Breaking the Ice – Taking the initial steps to prepare for spring
Although here in New England we were not pummeled with usual amounts of snow, there are still many places that were, and no matter how much snow fell, it is important to prepare for the warm weather ahead. Whether the temperatures rise slowly or swiftly, the spring season can be overwhelming with the amount of work to do around the barn. Help make your transition into spring a little less stressful with some of my helpful spring season preparation tips.
1) Find your weak points
I know of at least three weak spots at my barn. The first is right outside my mare’s paddock entrance. There is a slight slope that is hardly ever completely dry, meaning I can forget any sort of dependable footing on my end or my mare’s. Gravel can be used to help fill that slope, so I keep a wheelbarrow full nearby in case it needs a refill. If this is also a problem at your barn, you could also check out your irrigation setup. Be sure that the snow melting off the roof isn’t pooling up in one spot. Digging trenches for runoff is an easy way to fix this.
Second are my mats. I think every barn knows exactly what spring really means: mats pulling apart. Even interlocking mats can have this issue. The frozen ground underneath expands and pulls the mats with them. Unfortunately there isn’t much you can do to prevent this, but keep an eye on them. If you have dips try filling them in with gravel to be sure you and your animals don’t trip.
Finally I have the issue of snow on the roof. If anyone else has a spooky mare, they will understand why snow still matters in the spring. I suggest getting a long snow brush, like what you use on the car, and pulling it off all at once, rather than having your horse spook every other minute when the warm days cause the snow to slide off the roof and crash onto the ground. You could also be adventurous and climb up with a broom and push it all off, perhaps while your horse is happily distracted in a distant paddock.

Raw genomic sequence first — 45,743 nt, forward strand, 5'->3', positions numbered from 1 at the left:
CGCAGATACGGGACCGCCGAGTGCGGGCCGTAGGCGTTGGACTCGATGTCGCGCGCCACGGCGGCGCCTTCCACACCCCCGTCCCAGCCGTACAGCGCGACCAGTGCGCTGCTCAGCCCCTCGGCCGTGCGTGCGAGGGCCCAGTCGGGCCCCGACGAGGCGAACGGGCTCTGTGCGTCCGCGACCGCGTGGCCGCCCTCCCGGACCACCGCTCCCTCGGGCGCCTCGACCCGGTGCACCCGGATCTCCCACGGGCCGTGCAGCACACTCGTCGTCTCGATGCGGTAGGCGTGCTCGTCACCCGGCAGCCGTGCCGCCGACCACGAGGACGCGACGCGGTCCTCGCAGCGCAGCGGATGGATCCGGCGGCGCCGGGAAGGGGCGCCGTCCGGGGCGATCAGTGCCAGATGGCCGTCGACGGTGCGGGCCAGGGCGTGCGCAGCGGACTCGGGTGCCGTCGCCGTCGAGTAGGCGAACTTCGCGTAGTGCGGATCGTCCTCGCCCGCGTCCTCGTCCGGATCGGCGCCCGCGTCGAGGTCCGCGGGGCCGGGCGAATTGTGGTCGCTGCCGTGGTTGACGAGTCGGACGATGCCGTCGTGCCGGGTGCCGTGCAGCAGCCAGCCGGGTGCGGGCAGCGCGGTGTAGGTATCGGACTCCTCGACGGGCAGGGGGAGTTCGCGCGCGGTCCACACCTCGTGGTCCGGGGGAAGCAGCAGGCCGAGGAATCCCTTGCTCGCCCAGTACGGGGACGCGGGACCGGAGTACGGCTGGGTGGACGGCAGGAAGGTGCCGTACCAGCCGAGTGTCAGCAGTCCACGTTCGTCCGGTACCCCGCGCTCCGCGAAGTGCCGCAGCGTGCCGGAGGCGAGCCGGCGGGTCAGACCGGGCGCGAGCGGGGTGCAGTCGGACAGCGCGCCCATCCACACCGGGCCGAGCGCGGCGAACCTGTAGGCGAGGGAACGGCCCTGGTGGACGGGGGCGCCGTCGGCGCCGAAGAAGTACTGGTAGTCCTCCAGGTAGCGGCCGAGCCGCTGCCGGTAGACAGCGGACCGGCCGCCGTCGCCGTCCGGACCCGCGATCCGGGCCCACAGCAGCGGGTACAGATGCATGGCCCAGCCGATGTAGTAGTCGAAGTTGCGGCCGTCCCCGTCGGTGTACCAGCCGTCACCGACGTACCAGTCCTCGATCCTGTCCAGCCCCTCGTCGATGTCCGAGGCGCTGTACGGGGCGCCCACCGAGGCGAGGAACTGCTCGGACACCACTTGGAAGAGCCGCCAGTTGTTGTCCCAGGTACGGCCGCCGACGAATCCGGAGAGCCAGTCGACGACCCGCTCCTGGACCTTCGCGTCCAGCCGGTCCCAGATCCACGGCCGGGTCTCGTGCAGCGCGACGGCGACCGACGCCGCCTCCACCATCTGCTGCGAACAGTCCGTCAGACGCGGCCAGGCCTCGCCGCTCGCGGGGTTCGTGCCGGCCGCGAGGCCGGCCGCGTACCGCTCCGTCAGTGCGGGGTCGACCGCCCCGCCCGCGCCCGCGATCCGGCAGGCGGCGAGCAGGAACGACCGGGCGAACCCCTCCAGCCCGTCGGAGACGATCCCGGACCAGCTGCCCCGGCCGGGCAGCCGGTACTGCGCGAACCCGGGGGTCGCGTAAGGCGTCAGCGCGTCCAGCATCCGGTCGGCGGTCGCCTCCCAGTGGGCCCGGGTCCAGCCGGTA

Now that we have discussed some of the preventative measures you can take before the shedding really commences, we can now discuss the things you don’t have as much control over. Shoes are one of these factors. Those of you who have your horses barefoot, I envy you in the spring. With warm weather comes mud, and with mud comes loose shoes. Be sure to keep an eye on the weather. If you see the temperature rising and know your farrier will be due soon, see if they have time to come early to be sure your horses shoes are tightly attached. You could also take the opposite route and ask them to come after the muddiness subsides and count on a shoe coming off regardless. It is also a good idea to try and coordinate your riding schedule with this as best you can.
3) Replace the old with new
This is one of my favorite things to do in the late winter. On one of those few random warm days, I, like most farm people, take advantage of it and spend the day in the barn. On these days, along with giving my saddle a good cleaning, which I also suggest doing in especially dry climates, I make a check list. On this list is everything I or my horse managed to break this winter that I have put off replacing. The usual suspects are blanket clips, hoof picks, cracked buckets, pitch forks, lead ropes, measuring cups and, of course, double ended snaps for stall guards. This usually correlates with tax season, so when I get my tax return, I have my shopping list ready!
I hope some of these tips help out with your barns spring planning. If you have any other tips that weren’t mentioned, please let us know by leaving a comment.